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case.30  And we further recognize that, at least in the abstract, there can always be a bona fide argument made to the jury at the penalty phase of a capital murder trial that the defendant’s life should be spared.  But as we explained in Lang, which was an automatic appeal from a judgment of death, “an attorney’s duty of loyalty to the client means the attorney should always remember that the decision whether to forego legally available objectives or methods because of non-legal factors is ultimately for the client . . . .’  (ABA Model Code Prof. Responsibility, EC 7-8.)”  (Lang, supra, 49 Cal.3d at p. 1031, italics added.)

If Miller and Maple, knowing their client had refused to permit them to conduct a meaningful investigation to build a case in mitigation of penalty, also knew, or reasonably believed, that defendant was likewise desirous that no argument be presented to the jury in his behalf, it might well be concluded that counsel were simply following what they believed were their client’s wishes in waiving penalty phase arguments, and such omission would not constitute ineffective assistance of counsel within the meaning of Strickland v. Washington, supra, 466 U.S. 668.  Indeed, we might conclude on that same showing, that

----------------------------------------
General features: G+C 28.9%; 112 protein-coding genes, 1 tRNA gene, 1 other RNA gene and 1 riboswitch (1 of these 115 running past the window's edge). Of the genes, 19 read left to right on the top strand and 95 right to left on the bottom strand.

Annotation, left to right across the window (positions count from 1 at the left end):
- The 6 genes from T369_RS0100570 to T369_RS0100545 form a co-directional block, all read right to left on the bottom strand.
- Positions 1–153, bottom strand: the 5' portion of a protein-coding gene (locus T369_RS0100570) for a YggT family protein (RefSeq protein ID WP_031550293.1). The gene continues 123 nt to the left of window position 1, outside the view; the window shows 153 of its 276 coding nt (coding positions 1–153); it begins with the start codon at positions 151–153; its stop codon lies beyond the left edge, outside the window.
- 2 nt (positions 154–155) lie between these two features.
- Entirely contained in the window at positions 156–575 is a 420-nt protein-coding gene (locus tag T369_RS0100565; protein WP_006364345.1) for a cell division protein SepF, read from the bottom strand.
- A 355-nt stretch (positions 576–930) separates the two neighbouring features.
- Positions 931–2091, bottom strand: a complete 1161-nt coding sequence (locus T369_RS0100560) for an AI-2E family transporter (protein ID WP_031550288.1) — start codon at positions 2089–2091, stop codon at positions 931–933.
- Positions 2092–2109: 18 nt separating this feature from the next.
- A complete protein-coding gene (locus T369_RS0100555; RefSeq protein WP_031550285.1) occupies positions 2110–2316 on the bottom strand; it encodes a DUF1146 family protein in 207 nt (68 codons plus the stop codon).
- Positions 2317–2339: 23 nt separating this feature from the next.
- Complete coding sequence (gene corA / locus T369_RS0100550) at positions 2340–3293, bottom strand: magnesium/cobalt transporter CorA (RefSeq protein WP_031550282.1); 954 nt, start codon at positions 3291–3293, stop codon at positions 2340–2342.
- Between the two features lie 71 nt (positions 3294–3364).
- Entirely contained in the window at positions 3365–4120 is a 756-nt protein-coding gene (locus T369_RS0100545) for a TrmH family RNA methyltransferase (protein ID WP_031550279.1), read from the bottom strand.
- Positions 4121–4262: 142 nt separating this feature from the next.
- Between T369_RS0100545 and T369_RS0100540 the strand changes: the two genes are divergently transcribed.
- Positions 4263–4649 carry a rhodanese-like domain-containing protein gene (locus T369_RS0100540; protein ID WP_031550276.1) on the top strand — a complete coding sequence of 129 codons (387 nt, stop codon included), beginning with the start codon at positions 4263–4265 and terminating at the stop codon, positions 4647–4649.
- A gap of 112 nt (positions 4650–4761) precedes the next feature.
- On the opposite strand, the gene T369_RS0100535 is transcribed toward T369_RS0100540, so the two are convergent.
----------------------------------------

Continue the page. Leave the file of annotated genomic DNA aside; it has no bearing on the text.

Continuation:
30 Cronic involved an indictment of a defendant on multimillion dollar mail fraud charges.  When the defendant’s retained counsel withdrew shortly before the start of trial, the district court appointed a young and relatively inexperienced real estate attorney who had never before participated in a jury trial to represent defendant, and afforded him only 25 days to prepare for trial.  (Cronic, supra, 466 U.S. at pp. 649-650.)  Nevertheless, the high court in Cronic on those facts held that the court of appeals had erred in finding a Sixth Amendment violation of the right to counsel that “was not supported by a determination that [defendant’s] trial counsel had made any specified errors, that his actual performance had prejudiced the defense, or that he failed to exercise ‘the skill, judgment, and diligence of a reasonably competent defense attorney’ . . . ,” but instead “rested on the premise that no such showing is necessary ‘when circumstances hamper a given lawyer’s preparation of a defendant’s case.’ ”  (Cronic, supra, at p. 650.)  Put differently, the high court in Cronic concluded that the court of appeals had erred in failing to require a showing of prejudice resulting from counsel’s deficient performance under the second prong of Strickland v. Washington, supra, 466 U.S. 668.

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